Open air filled her lungs, billowing out the fragile swell of her breast, the parameters of which were clearly delineated by the scalloped gradient of her rib cage — but with only a single pawstep lying between Coelacanth and freedom, she froze. Tufted ears piped alarum as she looked intently down at her catlike paws, tipping her delicate head first to one side, then the other. They stood in sharp contrast to the sallow floor of her prison — and they served as a chilling reminder of everything that had led up to this very moment. She had no reason to expect rescue or respite — she could do nothing but endure. In a spectacular display of learned helplessness, she drew her rose blush tongue anxiously across her lips and issued a shaking whisper-whine of indecision, her ears crumpling like black silk and her carriage folding in on itself as she backed away from the promise of freedom and moved deeper into the cave of nightmares.
There, Seelie curled herself into a little dog doughnut and settled down, waiting for the pain.
It was not long in coming.
If anybody out there enjoys games like WOLF and would like to join, I do have a character up for adoption as well. Part of what I worked on for WOLF involved drawing up a background and profile for that character, whose name is Ixchel.
NOTE: I am going to be posting videos and writing and things for the days I missed, but for day eleven I am going to instead tell a story about proper dog etiquette and how not to do it. I am veering recklessly out of order, and I will not apologize!
[I am a little sorry, though.]
So, I just saved a lady’s life, like, seven times.
This is a slight exaggeration.
I took Kennedy to Aqua Dog today so I could give him a bath and check out his skin. One of the nicest ways to do this, I’ve found, is with the magical dryer. It gets rid of his undercoat tufts, too, which is a nice bonus. The good news is that he only has two little reddish areas that appear to be healing well and one little skin cyst that I should probably have rechecked. It’s like a weird recurring pimple. Dr. Gomez from NorthStar VETS did some FNAs on it long ago and told me that it’s benign but that it’ll probably keep occurring. That experience is the closest I’ve ever come to receiving a psychic reading.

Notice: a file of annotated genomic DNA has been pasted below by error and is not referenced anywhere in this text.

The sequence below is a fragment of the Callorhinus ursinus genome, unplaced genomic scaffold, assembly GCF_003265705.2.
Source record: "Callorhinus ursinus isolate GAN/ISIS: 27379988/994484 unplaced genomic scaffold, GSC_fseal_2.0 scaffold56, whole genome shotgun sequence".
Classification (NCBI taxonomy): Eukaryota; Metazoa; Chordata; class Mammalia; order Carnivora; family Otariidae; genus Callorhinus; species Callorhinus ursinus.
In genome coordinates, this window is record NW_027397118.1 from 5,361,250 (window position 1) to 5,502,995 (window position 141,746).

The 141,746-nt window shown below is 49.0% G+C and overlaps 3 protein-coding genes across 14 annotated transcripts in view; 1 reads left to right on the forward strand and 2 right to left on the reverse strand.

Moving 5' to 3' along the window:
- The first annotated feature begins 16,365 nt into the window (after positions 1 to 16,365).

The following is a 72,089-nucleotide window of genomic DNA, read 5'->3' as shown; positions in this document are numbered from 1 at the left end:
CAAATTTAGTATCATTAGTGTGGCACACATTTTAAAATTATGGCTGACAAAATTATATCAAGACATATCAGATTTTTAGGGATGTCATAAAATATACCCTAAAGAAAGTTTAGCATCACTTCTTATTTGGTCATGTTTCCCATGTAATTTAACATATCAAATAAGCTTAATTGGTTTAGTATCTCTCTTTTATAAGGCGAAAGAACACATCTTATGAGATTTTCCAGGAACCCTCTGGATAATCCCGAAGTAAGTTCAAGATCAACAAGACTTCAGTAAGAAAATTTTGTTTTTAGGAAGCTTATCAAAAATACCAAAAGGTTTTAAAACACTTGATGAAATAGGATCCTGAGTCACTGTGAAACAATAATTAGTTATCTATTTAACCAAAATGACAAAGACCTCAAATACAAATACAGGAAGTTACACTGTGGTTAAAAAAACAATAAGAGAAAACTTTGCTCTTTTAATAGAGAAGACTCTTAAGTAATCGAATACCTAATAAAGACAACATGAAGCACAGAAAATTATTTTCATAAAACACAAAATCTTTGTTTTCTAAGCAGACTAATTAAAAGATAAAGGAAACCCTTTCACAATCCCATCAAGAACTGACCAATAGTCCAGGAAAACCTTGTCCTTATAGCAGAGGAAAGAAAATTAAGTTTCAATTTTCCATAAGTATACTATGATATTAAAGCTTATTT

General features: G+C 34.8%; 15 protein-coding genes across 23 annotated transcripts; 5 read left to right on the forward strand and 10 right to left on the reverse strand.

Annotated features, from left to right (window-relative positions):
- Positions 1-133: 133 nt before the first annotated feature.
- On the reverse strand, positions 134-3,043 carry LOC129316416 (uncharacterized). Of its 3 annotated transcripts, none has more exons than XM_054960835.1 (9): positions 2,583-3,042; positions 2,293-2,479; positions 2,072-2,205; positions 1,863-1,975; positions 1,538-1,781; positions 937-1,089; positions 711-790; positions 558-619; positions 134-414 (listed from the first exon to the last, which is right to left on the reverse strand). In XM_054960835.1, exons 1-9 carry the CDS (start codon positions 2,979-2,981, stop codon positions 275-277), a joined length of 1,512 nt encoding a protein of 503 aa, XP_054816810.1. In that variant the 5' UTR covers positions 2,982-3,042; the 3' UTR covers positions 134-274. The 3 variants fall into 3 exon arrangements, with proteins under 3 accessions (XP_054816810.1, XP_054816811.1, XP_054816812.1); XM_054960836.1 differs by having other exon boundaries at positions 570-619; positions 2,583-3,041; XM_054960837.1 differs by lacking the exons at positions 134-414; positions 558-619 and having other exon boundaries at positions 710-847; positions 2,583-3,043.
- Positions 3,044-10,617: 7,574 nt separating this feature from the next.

Anyway, for Kennedy, having only two red spots and his tiny bump friend is awesome. [That’s why it’s good news.]
The bad news is that whoever works there now is not the lady I remember, and unlike the lady I remember, this lady knows zero things about dogs. I’m going to be judgmental about it just because I can — but I’m pretty sure that even people who don’t have pets will be able to forgive me for my elitism, because this ought to be common sense.
Let me start by saying that even when I am judgmental and thinking caustic thoughts, I try to be really nice to people. Maybe this doesn’t manifest well online but I swear it’s true. We’ll call this person…Blueberry. [Because I’m eating dark chocolate blueberry thingies.]
Blueberry walks up to me with a chipper expression and proceeds to tell me what a handsome dog I have. I preen, because, I mean. Have you looked at Kennedy? He’s dapper. He’s dapper af. “What’s her name?” Blueberry asks, and I tell her his name is Kennedy. [She continues to refer to my dog as a female for the next hour or so, and I don’t correct her because a. Kennedy doesn’t care, b. I don’t care, c. I want her to stop talking to me, d. Kennedy is sort of effeminate, especially when he’s all sleeked down and has sea lion face going on.]
She then proceeds to walk directly up to my dog [WRONG], briskly stroke his shoulder [WRONG], and then CUP HIS FACE IN HER HANDS [REALLY WRONG] AND KISS HIM ON THE NOSE [ARE YOU TRYING TO DIE?]. Thankfully, at this point in his life, Kennedy is floating on Cloud Trazodone and is so relaxed by the scrubbing and massaging that he doesn’t really care that she’s basically putting on the moves without even buying him dinner first. Or, like, asking if she can buy him dinner. At no point did she ask me, “Hey, would it be okay if I pet your dog?” or, “Is he friendly?” or even offer her hand to him to sniff. She just straight up latched onto his face, and I’m not going to compare her to a Facehugger because I love HR Giger and I don’t love Blueberry.